Regulatory considerations for online public engagement: ensuring the viability of projects
May 18, 2020
May 18, 2020
As online engagement becomes increasingly important during COVID-19, so does understanding compliance with legal requirements
The public-engagement process is an essential part of development projects, but the COVID-19 pandemic has stalled traditional public meetings and engagement. As we all try to navigate this challenging environment, we’re getting a lot of questions on how to keep projects moving—projects that will create jobs and spur our economic recovery. In order to keep things moving forward as best we can, it’s critical to maintain the vital connection between people—including community leaders, project stakeholders, and residents.
Our colleagues recently wrote an informative piece about community considerations for online public engagement, and we’d like to continue that discussion by focusing on important regulatory considerations for making projects successful.
Good engagement is something that developers and municipalities should invest in, as that input maintains the integrity of the public process. It helps to ensure that projects aren’t moving forward behind closed doors and gives residents and business owners the opportunity to weigh in when appropriate. Due process and public support work together to help projects progress, get approved, and avoid controversy down the line, which can sometimes lead to costly legal action.
We’ve found that most cases that go to court for land use decisions are related to process. Perhaps people weren’t notified appropriately, or they weren’t given adequate opportunity to submit their opinions. It’s essential to not just meet the basic regulatory requirements for engagement but to solicit public input that demonstrates goodwill in the community. Here are some things to keep in mind to make sure you’re setting a project up for success while maneuvering through a digital public-engagement process.
First, it’s important to acknowledge that the transition towards digital engagement platforms started happening long before the pandemic. For us, digital engagement has become a robust supplement to in-person sessions. The number of responses we get from digital engagement will sometimes be many times more than what we get in person, and they can provide more options for data customization. This is particularly valuable as you’re trying to accurately depict public sentiment and to consider ideas from the community in good faith.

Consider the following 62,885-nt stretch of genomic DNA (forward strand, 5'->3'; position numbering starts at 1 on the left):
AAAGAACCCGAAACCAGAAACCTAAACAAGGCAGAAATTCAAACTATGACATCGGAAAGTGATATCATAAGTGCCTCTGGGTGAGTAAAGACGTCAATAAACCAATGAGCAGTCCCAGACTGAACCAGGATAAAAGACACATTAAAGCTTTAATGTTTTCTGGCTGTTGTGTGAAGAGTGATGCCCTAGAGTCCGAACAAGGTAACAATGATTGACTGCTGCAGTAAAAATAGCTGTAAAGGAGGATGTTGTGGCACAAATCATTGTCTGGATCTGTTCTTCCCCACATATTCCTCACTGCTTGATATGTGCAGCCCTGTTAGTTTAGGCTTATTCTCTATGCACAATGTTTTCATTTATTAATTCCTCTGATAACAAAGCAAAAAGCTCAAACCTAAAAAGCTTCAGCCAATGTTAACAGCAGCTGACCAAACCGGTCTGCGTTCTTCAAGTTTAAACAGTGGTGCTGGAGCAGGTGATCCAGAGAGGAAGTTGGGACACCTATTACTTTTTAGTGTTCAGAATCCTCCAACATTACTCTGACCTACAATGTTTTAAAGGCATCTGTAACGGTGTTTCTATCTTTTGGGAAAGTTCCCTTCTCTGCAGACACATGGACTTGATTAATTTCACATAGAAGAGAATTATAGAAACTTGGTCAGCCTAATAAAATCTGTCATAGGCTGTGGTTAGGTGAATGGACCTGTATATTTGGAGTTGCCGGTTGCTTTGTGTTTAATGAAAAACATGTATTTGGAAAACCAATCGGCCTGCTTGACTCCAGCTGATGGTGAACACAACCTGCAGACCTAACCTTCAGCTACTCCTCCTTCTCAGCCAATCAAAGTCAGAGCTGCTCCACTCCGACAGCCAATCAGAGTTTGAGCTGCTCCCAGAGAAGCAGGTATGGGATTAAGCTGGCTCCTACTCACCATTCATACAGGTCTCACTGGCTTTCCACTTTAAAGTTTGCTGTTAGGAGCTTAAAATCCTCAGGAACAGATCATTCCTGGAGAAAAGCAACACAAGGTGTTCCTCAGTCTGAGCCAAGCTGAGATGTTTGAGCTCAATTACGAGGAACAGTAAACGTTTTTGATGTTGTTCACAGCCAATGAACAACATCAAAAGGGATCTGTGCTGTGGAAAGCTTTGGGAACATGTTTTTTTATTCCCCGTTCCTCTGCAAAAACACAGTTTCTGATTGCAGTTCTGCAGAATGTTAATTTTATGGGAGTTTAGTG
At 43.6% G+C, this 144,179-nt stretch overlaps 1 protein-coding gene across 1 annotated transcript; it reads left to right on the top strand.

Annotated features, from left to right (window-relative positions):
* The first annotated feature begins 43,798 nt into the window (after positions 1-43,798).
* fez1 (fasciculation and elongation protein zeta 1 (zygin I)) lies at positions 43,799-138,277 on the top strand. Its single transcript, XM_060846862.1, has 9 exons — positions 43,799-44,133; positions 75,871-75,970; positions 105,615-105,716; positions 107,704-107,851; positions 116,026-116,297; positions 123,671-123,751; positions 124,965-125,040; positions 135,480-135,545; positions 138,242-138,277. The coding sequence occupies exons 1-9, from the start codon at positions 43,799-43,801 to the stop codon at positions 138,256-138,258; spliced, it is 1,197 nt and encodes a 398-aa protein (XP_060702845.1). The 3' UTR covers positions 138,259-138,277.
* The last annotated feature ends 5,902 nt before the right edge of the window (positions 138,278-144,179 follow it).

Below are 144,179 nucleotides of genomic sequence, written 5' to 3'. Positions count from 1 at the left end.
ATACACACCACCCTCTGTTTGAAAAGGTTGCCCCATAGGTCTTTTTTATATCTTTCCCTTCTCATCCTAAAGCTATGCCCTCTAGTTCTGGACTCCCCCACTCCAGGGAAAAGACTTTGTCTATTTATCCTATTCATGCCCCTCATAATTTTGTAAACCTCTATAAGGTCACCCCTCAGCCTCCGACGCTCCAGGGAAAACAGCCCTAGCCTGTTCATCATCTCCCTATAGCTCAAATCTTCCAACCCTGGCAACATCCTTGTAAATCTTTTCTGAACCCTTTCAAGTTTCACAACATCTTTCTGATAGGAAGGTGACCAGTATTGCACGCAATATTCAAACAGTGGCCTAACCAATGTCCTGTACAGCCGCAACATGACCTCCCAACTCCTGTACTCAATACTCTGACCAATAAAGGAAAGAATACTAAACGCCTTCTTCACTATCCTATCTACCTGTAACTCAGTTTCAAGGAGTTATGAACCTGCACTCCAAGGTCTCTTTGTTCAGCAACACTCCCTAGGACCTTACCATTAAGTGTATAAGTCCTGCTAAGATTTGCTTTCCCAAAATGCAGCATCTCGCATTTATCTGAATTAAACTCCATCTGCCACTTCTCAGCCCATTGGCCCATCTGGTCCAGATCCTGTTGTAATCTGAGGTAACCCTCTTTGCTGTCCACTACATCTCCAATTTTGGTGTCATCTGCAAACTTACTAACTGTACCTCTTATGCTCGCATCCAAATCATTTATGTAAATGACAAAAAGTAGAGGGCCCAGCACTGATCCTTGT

Try to overcommunicate with stakeholders and provide extended opportunities for public input. Take your time.
It’s also crucial to remember that the median age in the US and Canada is 38 and 40, respectively, which means that nearly half the population has grown up with computers and the internet as a part of their daily lives. These digital natives expect to have the option to provide public input at times that are convenient to them via their computer, tablet, or phone and are far less likely to attend a public meeting. As a result, we believe that all projects will likely need some sort of digital engagement component in the future to maintain their credibility.
Members of our team have worked with US states to modernize their planning statutes in recent years—sometimes for the first time in decades—including more openness toward encouraging digital engagement. This is a transition that was in the works long before COVID-19 but has been necessarily accelerated.
To make sure you’re compliant with engagement regulations for your project, it’s important to follow the lead of your state’s attorney general or appropriate governing body to determine what’s acceptable for legal due process—and what isn’t. It’s essential to be aware of what kind of participation is legally approved and to comply with expectations for public engagement.